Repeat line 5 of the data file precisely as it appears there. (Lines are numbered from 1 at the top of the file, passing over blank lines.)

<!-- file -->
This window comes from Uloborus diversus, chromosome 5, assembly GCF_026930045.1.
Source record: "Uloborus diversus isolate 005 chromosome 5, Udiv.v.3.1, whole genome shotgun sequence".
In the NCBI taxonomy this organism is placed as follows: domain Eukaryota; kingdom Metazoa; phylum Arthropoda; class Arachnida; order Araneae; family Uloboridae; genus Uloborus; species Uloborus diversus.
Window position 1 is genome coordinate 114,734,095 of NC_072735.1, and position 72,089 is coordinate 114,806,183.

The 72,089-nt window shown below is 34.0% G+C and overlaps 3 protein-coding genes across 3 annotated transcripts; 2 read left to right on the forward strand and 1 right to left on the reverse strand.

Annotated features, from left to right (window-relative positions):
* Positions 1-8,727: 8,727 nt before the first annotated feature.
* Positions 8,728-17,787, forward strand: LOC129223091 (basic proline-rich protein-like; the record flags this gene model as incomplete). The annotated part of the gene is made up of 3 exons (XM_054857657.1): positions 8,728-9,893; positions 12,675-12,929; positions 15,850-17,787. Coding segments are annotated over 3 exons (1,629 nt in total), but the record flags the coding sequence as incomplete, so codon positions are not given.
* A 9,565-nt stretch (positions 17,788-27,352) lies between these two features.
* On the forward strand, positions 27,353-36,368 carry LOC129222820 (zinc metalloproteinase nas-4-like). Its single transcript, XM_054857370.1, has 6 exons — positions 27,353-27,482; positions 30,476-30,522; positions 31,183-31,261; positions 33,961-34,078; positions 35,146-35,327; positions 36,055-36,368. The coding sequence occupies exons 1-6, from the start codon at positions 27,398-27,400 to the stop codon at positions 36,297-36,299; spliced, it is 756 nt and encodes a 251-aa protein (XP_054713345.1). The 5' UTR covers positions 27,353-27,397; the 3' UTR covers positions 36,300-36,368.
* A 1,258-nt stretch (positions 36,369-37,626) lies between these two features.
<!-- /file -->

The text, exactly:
The 72,089-nt window shown below is 34.0% G+C and overlaps 3 protein-coding genes across 3 annotated transcripts; 2 read left to right on the forward strand and 1 right to left on the reverse strand.